How Hoban won Ghent-Wevelgem in 1974

It is 35 years since a British rider won a northern Spring Classic. That was Barry Hoban, who beat Eddy Merckx in a sprint finish at Ghent-Wevelgem.

With 2009 Milan-San Remo winner Mark Cavendish leading the Columbia challenge and Roger Hammond going well for Cervelo, there is a chance of a British win for the first time since that Tuesday in April 1974.

To put it in perspective, Hammond was just a couple of months old when Hoban won in Wevelgem. Cavendish wasn’t born for another 12 years.

So, we have delved in to Cycling Weekly archives to reproduce the report published at the time. We revisit April 13, 1974 to see how Hoban won his classic.


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Superb timing gave Barry Hoban victory in Ghent-Wevelgem on Tuesday of last week, the 34-year-old Belgium-based Yorkshireman nipping through a gap in the seventeen-man sprint to end a decade’s wait for a classic win.

He outfoxed the world’s fastest finishers, beating Eddy Merckx into second place by more than a wheel. It was the Gan team’s fourth big win of the season, following Zoetemelk’s victories in Paris-Nice and the Catalan Week, and Bal’s Tour of Flanders win.

This time Hoban was backed by the rest of the team, as the man with the best sprint for such a finsih.

As the sprint wound up, Merckx and fellow Belgian Eric Leman were at the front, but at the vital moment they each took to a different side of the road and Hoban went through the middle to win.

The race was active from the start, with brilliant weather and little wind pointing to a good event. The first break came after 27 kilometres, at Kaprijke, when the Dutch-German pair of De Vlam and Tischler went away.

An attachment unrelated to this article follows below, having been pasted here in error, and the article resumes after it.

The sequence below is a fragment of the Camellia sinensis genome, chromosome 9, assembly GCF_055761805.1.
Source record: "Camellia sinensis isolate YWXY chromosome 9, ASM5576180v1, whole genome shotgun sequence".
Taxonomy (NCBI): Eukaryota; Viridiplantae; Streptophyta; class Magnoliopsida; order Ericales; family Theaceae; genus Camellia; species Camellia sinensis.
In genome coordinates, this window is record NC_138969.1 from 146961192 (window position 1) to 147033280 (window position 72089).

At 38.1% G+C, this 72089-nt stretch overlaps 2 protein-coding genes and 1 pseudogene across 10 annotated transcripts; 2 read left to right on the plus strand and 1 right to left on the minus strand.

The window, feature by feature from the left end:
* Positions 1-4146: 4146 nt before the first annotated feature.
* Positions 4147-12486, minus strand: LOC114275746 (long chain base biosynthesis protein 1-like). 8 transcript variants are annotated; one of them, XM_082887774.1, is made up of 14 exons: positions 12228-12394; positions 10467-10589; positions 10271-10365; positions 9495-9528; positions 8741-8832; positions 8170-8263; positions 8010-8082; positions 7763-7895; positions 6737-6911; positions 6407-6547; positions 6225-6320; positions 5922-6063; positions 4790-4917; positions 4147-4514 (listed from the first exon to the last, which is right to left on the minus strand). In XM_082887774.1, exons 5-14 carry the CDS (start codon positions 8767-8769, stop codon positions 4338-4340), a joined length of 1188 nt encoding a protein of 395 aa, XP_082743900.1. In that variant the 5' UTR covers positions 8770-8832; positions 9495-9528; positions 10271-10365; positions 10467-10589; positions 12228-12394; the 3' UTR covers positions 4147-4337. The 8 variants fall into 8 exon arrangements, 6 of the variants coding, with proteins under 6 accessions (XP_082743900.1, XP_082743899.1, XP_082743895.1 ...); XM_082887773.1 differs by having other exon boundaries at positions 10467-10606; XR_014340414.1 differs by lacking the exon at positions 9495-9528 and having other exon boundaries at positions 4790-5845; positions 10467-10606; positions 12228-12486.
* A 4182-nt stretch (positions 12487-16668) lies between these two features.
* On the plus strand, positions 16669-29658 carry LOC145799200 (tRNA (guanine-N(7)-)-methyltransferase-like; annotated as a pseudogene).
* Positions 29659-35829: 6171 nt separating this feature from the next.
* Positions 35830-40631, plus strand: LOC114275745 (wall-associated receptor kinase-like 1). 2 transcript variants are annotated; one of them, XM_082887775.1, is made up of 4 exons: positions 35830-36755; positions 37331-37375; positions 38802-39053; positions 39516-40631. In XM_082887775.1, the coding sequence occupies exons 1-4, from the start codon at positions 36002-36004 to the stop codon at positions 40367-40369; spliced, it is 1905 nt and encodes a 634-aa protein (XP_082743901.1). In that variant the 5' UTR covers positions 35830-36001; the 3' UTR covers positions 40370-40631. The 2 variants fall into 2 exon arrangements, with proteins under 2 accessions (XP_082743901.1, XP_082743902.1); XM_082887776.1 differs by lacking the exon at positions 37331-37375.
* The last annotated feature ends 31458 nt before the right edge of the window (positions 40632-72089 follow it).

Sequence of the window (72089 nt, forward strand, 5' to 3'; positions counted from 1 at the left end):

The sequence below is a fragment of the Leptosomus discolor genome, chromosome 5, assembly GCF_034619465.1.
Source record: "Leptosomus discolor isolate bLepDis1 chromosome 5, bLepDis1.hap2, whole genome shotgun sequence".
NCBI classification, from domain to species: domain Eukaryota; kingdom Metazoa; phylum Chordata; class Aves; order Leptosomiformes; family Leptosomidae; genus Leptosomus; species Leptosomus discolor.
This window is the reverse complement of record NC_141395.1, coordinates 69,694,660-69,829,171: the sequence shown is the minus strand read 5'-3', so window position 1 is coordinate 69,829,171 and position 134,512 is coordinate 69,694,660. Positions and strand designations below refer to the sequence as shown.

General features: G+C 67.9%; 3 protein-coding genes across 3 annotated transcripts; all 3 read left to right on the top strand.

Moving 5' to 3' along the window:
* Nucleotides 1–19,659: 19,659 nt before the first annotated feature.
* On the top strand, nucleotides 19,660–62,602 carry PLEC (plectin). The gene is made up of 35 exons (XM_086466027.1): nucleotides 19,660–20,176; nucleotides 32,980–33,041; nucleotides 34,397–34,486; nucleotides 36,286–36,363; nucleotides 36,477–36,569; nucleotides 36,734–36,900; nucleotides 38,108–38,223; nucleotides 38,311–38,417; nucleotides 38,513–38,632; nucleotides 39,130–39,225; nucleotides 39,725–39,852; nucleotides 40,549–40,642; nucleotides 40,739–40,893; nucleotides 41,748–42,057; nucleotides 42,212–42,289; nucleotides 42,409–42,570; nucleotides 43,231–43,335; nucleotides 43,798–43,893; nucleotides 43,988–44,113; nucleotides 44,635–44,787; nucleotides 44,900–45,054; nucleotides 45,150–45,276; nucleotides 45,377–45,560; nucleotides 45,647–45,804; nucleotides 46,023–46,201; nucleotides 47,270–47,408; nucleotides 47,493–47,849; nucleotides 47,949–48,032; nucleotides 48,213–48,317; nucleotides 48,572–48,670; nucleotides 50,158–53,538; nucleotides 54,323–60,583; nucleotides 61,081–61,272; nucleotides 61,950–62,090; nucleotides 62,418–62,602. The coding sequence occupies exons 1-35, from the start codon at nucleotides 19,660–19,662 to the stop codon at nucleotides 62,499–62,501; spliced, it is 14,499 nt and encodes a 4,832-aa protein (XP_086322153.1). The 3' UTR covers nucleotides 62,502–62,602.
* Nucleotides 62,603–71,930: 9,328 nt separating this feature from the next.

They stayed in front until Ostend (97km), as the race followed the coast road before turning inland again at De Panne. It was mainly thanks to Merckx’s Molteni team-mates that these two were brought back.

As the 160-strong field began to tackle the hills, Cees Bal (Gan) and Patrick Sercu (Brooklyn) were active on the front, but their efforts came to nothing as the bunch realised the danger.

On the first climb of the Kemmel Merckx and Roger Swerts (Ijsboerke) tried to get away, but again the rest acted too quickly, with Roger De Vlaeminck (Brooklyn) eventually topping the climb first.

Then it was the turn of Watney’s Frans Verbeeck. He succeeded in getting a 20-second lead, which looked promising until the second climb of the Kemmel, when the chasers, led by Merckx, caught him.

But on the other side of the hill the decision was made. Verbeeck was caught by 16 riders, and these were to be the men who were to decide the outcome. As Hoban later commented, “This was where the sprint started.”

Everybody who counted was there – Verbeeck, Hoban, Merckx, De Vlaeminck, Leman and Van Springel (MIC), Danguillaume, Esclassan, Rouxel (Peugeot), Swerts (Ijsboerke), De Geest (Rokado), Planckaert (Watney), Poulidor and Santy (Gan), Godefroot and Maertens (Carpenter) and Raleigh’s Tino Tabak.

There was a big chase behind, with five men – including Sercu – launching a counter-attack, but this was doomed to failure as the leaders piled on the pressure with under 30 kilometres left.

As the race entered the outskirts of Wevelgem, near the French border, Tabak raised British and Dutch hopes by jumping away to a lone lead, taking 60 metres advantage in no time.

The Raleigh man looked to have a good chance, but as the riders behind began to wind up the pace, so his lead shrank. He was caught with four kilometres left.